Iron Ore Rallying as Cargoes to China Reach Record: Commodities

Photographer: Ian Waldie/Bloomberg

Haul trucks operate in the pit at Rio Tinto Group's West Angelas iron ore mine in Pilbara, Australia. Close

Haul trucks operate in the pit at Rio Tinto Group's West Angelas iron ore mine in Pilbara, Australia.

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Photographer: Ian Waldie/Bloomberg

Haul trucks operate in the pit at Rio Tinto Group's West Angelas iron ore mine in Pilbara, Australia.

Iron ore is extending a bull market on record sales to China that are spurring forecasters from Morgan Stanley to the World Bank to increase price predictions.

Shipments from Australia’s Port Hedland, the biggest iron-ore export terminal, to China jumped 43 percent to a record last month, port data show. The Asian nation already imported the most ore ever in September, according to customs data. Standard Bank Group Ltd. and the Bureau of Resources and Energy Economics, Australia’s state forecaster, also increased price estimates in the past several weeks.

Prices reached a two-month high in China last week after data showed Asia’s largest economy accelerated. While supply expansions led by Australian producers will push the seaborne market into surplus next year for the first time since 2010, it won’t happen until the second half, said Joel Crane, an analyst at Morgan Stanley. Iron ore is the biggest source of revenue for Rio Tinto Group, BHP Billiton Ltd. and Vale SA and the largest seaborne commodity cargo after crude oil.

“It’s coming, just not yet,” said Melbourne-based Crane. “There’s more demand than supply and there will continue to be more demand than supply into next year. Then, as Rio and BHP ramp up and Vale gets its first net expansion in a year, then you should start to see supply growth maintain the pace of demand growth.”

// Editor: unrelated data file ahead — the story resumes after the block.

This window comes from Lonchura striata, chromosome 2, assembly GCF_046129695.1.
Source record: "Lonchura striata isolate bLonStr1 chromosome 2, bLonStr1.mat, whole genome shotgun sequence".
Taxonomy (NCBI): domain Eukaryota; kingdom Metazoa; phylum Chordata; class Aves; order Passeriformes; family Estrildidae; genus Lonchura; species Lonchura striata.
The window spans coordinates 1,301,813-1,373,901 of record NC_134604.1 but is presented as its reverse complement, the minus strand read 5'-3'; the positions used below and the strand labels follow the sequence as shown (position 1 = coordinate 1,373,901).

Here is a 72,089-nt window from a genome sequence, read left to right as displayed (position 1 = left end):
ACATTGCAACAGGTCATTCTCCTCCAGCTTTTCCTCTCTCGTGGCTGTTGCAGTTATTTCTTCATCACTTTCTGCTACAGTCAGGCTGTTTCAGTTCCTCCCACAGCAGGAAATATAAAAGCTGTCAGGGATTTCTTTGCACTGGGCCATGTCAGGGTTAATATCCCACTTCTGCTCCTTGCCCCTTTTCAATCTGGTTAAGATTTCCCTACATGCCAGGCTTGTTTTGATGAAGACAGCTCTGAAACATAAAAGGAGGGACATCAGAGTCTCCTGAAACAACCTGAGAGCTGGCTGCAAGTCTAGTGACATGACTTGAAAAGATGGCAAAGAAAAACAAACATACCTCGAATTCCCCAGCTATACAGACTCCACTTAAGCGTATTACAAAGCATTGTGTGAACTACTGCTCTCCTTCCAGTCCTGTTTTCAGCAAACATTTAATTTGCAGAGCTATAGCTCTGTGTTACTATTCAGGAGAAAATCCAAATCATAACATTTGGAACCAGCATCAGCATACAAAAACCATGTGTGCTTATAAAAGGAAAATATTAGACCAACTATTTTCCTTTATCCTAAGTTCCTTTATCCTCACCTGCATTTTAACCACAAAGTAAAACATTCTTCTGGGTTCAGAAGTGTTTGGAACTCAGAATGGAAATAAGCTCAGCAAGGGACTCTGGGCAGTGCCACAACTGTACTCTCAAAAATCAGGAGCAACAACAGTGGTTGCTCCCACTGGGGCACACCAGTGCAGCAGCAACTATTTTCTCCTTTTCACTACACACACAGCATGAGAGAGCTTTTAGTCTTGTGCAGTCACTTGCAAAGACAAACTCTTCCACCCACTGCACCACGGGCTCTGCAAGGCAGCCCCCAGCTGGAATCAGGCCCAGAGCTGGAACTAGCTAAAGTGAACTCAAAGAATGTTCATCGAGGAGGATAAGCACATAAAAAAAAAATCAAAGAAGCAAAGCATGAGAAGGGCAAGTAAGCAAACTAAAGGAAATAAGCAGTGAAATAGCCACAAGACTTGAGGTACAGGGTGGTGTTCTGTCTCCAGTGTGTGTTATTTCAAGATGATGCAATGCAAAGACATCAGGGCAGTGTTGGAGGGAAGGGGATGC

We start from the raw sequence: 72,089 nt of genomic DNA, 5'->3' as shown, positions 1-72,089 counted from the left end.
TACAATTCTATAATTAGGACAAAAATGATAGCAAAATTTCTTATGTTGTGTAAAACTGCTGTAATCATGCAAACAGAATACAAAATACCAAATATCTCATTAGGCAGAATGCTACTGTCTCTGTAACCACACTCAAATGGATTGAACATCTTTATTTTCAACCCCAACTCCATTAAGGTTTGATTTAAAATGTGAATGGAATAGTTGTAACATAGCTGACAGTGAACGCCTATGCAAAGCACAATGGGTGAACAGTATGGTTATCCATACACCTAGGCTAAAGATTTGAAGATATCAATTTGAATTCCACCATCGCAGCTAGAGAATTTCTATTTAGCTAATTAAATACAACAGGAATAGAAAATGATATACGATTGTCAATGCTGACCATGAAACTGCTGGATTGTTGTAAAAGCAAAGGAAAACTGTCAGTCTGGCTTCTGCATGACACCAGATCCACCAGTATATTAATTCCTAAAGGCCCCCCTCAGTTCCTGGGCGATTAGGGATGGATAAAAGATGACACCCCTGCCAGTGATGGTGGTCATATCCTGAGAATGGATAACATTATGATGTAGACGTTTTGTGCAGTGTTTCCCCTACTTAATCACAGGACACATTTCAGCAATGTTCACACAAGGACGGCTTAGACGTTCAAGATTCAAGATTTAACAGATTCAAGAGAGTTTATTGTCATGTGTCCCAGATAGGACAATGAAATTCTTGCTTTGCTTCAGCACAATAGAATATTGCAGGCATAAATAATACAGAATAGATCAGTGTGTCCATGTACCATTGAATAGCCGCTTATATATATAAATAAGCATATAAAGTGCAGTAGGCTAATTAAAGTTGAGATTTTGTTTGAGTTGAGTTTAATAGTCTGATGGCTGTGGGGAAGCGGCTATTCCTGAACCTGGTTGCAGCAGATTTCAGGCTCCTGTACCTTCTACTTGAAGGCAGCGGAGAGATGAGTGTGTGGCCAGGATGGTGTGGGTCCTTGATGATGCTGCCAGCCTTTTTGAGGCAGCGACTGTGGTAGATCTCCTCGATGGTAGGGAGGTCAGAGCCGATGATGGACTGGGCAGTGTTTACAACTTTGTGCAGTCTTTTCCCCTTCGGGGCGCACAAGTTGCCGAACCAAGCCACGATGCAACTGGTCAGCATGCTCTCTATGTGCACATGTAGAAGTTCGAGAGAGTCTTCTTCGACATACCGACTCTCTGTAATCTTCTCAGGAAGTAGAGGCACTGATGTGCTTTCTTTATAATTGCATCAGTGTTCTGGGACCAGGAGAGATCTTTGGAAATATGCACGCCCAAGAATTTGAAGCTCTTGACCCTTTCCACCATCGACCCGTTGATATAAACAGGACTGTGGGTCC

China’s Economy

Ore at China’s Tianjin port reached $137.10 a metric ton on Nov. 6, the most since Sept. 5, after rallying from a seven-month low in May. The commodity used to make steel entered a bull market in July as China’s economy snapped a two-quarter slowdown, paring the ore’s drop this year to 6.2 percent. The Standard & Poor’s GSCI gauge of 24 raw materials, which doesn’t include iron ore, declined 5.8 percent.

Supply in the seaborne market will fall 25 million tons short of demand in the first half of 2014, before a 49 million-ton surplus emerges in the final six months, Morgan Stanley estimates. Prices will average $130 in the first quarter and $120 in the second, from earlier estimates of $125 and $117, the bank said in a report last month.

Trade in iron ore will expand 7.1 percent to a record 1.27 billion tons next year, according to Clarkson Plc, the world’s biggest shipbroker. China’s imports will advance 9.5 percent to 865 million tons, the fastest growth in three years, the London-based company estimates.

Economist Forecasts

China’s economy expanded more than fivefold in the past decade, adding almost $7 trillion to gross domestic product. While the expansion may slow to 7.4 percent in 2014 from 7.6 percent this year, that’s almost three times the expected pace of U.S. growth, economist forecasts compiled by Bloomberg show.

Goldman Sachs Group Inc. expects the global glut to emerge in the second quarter and reiterated last month its forecast for a 2014 average of $108, or 21 percent less than now. HSBC Holdings Plc predicts an average of $115 in 2014 and Ric Deverell, the head of commodities research at Credit Suisse Group AG, told a conference in London on Oct. 8 that he recommended betting on a decline.

Prices may average $115 next year, the least since 2009, according to the median of 11 analyst estimates compiled by Bloomberg. Surging output in Australia, the biggest exporter, will swell the global surplus to 154 million tons, from 24 million tons in 2013, according to UBS AG. HSBC forecasts a glut of 45 million tons and Deutsche Bank AG 75 million tons.

Western Australia